Some kind of monster

Spike Jonze can't say what beast his latest film is-only that it's his.

For months now, Williamsburg parents have been welling up at the gauzy, Muppet-like images accompanying the indie-rock-scored trailer of Where the Wild Things Are, a big-budget rethink of Maurice Sendak’s beloved bedtime story, about to hit theaters courtesy of wunderkind stylist Spike Jonze. But the saga of making of the picture stretches back years, through wrong turns, reshoots and what’s steadily revealing itself to be an unusually troubled Hollywood production. Interestingly, the clash seems to stem from the growing pains of the acclaimed director himself, who’s decided that with this kids’ story, he wants to mature (a little). Even the most loyal Jonze fans are wondering whether it was all worth it.

“Who’s my film for? Whoever’s interested,” fires back the 39-year-old Jonze by phone from L.A., obviously tired of this question. “I didn’t write it with an audience in mind. I think that’s why we ran into problems with the studio during editing. Because I didn’t set out to make a children’s film—I set out to make a film about childhood.”

To hear Jonze’s dudelike drawl—he’s a lifelong skater and BMXer—is to be instantly reminded of his comic acting turn in Three Kings. And while he was also the director of Being John Malkovich and Adaptation (two ingenious head-scratchers forever associated with the neuroticism of their screenwriter, Charlie Kaufman), the self-taught Jonze is chiefly and proudly a video goofball, who unleashed Christopher Walken in a dance sequence and put funny cop mustaches on the Beastie Boys.

But Jonze is being serious now, not exactly defensive but ready to move past the story that’s usually written about him. “I can do conceptual, but it can’t just be conceptual,” he says. “It’s got to have feeling, too.” This, apparently, was the Spike Jonze that connected with Sendak on a Wild Things pitch back in 2000, after many other filmmakers had failed. “Maurice basically told me not to be reverential to the book,” Jonze recalls. “He was almost adamantly, passionately challenging me, saying, 'Take this book and make something personal, make something inside you.’ I never would have done it without that fundamental philosophy coming from the man who I was working for.”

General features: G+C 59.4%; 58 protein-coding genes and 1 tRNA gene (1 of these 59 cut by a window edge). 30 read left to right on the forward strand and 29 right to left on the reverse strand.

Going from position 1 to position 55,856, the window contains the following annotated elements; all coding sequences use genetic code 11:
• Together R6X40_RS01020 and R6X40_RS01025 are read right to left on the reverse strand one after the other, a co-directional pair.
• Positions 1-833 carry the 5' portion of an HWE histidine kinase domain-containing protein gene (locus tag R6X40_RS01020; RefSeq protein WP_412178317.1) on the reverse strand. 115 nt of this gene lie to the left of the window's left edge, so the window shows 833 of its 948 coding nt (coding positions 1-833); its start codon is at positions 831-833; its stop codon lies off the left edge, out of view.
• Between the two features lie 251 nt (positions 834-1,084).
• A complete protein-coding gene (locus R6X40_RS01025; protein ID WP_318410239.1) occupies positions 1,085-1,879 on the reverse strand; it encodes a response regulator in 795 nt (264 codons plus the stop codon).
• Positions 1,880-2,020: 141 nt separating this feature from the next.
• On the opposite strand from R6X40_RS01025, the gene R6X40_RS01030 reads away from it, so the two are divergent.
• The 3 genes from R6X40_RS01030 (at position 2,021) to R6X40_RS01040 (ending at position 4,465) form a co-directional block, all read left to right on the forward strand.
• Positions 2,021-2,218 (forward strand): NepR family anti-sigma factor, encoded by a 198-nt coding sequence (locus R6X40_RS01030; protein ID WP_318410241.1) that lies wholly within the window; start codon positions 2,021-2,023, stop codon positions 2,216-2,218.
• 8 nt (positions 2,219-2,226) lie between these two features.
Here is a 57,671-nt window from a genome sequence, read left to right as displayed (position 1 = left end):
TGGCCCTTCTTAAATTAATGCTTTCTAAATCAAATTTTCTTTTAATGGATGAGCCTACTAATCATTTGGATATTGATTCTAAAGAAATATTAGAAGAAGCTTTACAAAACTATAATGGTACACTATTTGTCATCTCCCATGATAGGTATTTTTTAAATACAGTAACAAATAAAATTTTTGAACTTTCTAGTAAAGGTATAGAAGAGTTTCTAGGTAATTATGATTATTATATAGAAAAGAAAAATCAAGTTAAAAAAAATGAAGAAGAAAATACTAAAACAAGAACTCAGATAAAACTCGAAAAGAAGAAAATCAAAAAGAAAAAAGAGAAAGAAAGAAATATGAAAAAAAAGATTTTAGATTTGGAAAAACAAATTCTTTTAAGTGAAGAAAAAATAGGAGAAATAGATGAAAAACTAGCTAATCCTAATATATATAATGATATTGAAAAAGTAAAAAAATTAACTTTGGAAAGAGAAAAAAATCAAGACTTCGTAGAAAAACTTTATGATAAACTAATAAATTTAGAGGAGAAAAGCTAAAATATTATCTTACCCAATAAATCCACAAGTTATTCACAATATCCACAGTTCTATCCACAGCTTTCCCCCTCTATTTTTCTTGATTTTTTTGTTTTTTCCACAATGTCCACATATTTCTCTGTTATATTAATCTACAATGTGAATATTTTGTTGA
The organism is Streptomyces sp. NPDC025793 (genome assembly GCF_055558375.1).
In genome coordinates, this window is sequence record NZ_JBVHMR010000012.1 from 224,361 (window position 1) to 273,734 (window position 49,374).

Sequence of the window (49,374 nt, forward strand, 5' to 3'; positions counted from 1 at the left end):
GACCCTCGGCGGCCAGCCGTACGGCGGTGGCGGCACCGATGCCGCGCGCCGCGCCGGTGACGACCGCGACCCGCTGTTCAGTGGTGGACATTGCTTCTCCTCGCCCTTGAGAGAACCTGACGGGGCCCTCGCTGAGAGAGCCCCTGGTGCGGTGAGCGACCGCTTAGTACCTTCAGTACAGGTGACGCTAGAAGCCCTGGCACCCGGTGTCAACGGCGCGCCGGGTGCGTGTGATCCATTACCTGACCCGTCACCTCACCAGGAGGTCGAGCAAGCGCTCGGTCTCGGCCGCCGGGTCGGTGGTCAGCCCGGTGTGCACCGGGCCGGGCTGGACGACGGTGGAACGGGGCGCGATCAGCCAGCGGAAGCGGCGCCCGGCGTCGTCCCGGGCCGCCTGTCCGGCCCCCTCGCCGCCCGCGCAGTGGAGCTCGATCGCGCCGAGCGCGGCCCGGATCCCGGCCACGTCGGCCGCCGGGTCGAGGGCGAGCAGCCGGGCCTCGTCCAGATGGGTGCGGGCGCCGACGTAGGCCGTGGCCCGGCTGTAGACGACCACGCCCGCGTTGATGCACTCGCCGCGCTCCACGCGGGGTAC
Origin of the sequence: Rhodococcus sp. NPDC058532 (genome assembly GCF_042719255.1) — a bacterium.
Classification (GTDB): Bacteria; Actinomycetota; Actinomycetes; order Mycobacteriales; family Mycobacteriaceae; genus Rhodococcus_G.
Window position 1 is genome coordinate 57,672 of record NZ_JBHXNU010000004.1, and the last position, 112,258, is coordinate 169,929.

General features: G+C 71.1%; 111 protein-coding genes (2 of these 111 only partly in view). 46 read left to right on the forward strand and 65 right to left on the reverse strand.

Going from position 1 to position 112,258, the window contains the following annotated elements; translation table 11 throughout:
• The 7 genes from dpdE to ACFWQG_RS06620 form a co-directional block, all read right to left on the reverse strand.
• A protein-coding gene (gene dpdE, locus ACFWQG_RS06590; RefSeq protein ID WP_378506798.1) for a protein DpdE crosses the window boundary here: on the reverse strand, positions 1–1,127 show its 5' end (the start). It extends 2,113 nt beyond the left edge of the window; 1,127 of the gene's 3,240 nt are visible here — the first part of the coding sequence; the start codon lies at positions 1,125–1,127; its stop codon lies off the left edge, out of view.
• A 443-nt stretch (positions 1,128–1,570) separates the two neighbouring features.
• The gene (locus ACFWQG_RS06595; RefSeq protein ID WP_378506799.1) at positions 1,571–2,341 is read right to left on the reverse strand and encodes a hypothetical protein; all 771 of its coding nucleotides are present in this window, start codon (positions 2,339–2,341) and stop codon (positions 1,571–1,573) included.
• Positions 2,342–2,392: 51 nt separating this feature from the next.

Five years, two studios and the headaches of producing Jackass later, the director finished a feature-length draft with writer Dave Eggers. It included rage and loneliness. There was a broken home, an aloof older sister. (Jonze had recently gone though a divorce with Sofia Coppola.) Suddenly Max was eight, not five, and among chatty, snipey wild things with names and personalities. This was not the book.

The script earned at least one important fan. “I liked him, I liked his honesty, so I gave him my blessing,” Sendak, 81, tells TONY via e-mail from his suburban Connecticut home. The prolific Brooklyn-born author claims to be mystified as to why his 1963 work has been so successful (“I’ve never known”), but it’s clear from Jonze’s short doc for HBO, Tell Them Anything You Want: A Portrait of Maurice Sendak, that the two men share a cynicism about the nostalgia often heaped on childhood. (They seem to avoid it personally as well; if you call their relationship “grandfatherly,” Jonze will correct you: “Maybe older brother.”)

Even with Sendak’s mark of approval, there was still the task of mounting an elaborate, Lucas-esque 2006 Australian shoot with a huge crew. Animatronic heads and suit performers ran into unexpected mobility problems. Michelle Williams left the cast, replaced by Lauren Ambrose. Worse, a lengthy reshoot (a year and a half later) based on Jonze’s developing cut gave speculating bloggers the scent of blood. “There were a lot of rumors, saying the way we shot it didn’t work,” says cinematographer Lance Acord, who’s collaborated with Jonze on all his features. “But it really was just because since Spike could easily change the dialogue of the creatures, we had to go back and refilm the remaining jigsaw puzzle pieces with Max.” Whatever the reason, significant changes were made to the dialogue and plot.

“It wasn’t fun,” Jonze dryly adds with a laugh, referring to the all-but-public postproduction clash with Warner Bros. “But in the end, I got to make the movie I wanted to make. The fact that they’ve come around and embraced it—and are now putting out this strange, intimate film in a way that only a big studio can—makes me feel fortunate.”

It’s hard to know if the feeling is mutual, with the studio in positive-spin mode and the movie itself unevenly toned. But Jonze, finally, doesn’t sound too young—or too old. “It’s important not to compromise yourself. I don’t look at it any other way.”

Where the Wild Things Are opens Fri 16.

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